A Chronicle of Higher Ed article blames Michigan State University's ambitions and culture for their leaders' lack of response to years of sexual abuse on campus. More than 12 people knew of complaints against physician Larry Nassar, but the abuse continued for years.
Lou Anna K. Simon's leadership is questioned in the article. Although clearly a committed leader to the university, Simon is criticized for focusing so much on "two decades of status-climbing" that a culture of denying any wrongdoing evolved. One of the trustees summed up the issue in a letter and emphasized "We must embrace our obligation to apologize and offer justice."
Apologizing may be a sore subject for the trustees because Simon avoided it in the case of Larry Nassar's victims, according to the Chronicle article:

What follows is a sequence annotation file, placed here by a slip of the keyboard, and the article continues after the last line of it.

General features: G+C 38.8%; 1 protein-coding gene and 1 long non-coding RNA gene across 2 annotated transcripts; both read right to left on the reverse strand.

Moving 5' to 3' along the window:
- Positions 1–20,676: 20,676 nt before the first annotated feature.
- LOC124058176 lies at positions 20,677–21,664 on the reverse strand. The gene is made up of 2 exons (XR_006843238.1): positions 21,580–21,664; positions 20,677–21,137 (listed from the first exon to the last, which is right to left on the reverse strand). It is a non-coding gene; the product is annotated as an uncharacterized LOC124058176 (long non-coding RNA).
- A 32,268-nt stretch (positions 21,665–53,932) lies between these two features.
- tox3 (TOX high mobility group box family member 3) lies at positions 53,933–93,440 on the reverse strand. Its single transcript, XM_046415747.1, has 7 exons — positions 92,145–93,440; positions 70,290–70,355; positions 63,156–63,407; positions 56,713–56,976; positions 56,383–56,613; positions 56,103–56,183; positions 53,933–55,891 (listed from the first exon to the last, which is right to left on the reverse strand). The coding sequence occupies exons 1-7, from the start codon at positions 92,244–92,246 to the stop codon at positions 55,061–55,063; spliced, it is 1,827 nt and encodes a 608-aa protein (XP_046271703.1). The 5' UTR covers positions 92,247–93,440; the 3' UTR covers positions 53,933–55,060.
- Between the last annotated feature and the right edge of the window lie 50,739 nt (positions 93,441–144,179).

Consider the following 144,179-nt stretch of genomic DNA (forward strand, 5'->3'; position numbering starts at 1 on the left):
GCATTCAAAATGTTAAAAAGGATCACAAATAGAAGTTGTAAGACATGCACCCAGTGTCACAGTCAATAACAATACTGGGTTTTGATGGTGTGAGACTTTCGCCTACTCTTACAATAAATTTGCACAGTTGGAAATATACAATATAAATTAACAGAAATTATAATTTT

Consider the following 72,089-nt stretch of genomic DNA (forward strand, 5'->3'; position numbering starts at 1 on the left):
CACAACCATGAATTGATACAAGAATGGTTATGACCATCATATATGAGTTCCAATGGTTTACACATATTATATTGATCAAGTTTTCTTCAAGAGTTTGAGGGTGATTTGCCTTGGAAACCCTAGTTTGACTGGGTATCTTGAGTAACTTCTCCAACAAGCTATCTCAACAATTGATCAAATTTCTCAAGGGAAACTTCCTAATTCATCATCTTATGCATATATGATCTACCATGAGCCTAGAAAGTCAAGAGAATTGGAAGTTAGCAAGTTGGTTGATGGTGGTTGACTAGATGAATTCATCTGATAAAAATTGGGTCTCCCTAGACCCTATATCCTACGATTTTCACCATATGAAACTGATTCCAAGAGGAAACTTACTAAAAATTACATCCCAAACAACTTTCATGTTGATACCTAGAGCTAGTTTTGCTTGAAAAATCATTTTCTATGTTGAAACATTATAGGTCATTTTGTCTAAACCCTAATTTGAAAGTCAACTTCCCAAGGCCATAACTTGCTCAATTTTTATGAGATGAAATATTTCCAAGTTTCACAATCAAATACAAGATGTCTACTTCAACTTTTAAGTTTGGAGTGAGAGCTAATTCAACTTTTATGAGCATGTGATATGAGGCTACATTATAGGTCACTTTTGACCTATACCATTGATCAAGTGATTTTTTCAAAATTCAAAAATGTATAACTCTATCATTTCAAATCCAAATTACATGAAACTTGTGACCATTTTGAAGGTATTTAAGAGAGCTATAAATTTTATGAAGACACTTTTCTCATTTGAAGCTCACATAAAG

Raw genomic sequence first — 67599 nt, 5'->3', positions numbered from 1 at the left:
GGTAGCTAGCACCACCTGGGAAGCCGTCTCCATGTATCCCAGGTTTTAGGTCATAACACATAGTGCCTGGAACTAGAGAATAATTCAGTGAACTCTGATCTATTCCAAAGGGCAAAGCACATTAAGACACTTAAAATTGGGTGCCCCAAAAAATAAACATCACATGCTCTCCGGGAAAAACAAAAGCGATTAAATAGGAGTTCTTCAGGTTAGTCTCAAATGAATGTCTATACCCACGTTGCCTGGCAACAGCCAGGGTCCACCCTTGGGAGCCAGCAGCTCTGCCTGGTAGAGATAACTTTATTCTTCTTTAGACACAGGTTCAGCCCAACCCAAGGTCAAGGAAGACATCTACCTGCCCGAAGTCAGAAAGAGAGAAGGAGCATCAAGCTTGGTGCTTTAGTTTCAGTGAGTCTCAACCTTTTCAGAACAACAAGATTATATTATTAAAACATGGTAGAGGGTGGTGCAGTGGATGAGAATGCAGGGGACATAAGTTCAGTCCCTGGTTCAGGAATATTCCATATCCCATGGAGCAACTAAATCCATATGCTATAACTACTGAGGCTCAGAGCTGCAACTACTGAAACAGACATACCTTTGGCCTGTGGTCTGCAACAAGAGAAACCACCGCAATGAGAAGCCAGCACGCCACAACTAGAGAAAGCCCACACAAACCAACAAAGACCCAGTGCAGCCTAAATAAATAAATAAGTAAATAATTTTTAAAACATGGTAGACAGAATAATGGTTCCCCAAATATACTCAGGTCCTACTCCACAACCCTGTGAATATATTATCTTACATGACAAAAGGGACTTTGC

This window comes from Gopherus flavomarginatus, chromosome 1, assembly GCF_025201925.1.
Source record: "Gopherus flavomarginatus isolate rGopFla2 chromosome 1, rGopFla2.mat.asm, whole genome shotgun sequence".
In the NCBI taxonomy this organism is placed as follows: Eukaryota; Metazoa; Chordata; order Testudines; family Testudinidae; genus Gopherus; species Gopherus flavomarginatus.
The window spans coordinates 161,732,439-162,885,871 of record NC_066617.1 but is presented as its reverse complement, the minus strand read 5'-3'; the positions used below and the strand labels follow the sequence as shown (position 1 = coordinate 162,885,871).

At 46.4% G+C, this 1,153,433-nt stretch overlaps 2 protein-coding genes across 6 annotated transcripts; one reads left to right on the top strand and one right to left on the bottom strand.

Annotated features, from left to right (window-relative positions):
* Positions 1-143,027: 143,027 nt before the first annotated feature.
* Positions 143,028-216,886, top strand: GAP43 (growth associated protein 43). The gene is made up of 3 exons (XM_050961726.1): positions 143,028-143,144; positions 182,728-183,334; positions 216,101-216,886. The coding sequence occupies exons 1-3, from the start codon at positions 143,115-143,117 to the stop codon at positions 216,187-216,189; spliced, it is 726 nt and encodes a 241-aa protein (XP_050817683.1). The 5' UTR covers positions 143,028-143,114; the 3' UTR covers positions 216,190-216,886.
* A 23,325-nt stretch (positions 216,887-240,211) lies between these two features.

She talked about how “it is virtually impossible to stop a determined sexual predator and pedophile, that they will go to incomprehensible lengths to keep what they do in the shadows.” She often used “regret,” “sympathize,” and “acknowledge” in her written statements, but not “apologize.” She emphasized that sexual assault is a societal problem, not a Michigan State one. She highlighted all of the steps the university had taken to prevent sexual misconduct.
- Analyze the trustee's letter. What principles of business writing are followed? What are the strengths of the letter, and what could be improved?
- The trustee encourages MSU leadership to listen. What does he mean by this, and how would listening help the situation?
- What is the value of apologizing and admitting failure? What are the potential downsides, particularly for a university trying to improve its stature?
- This story illustrates several failings of leadership character. Which can you identify, and which do you think are most relevant here?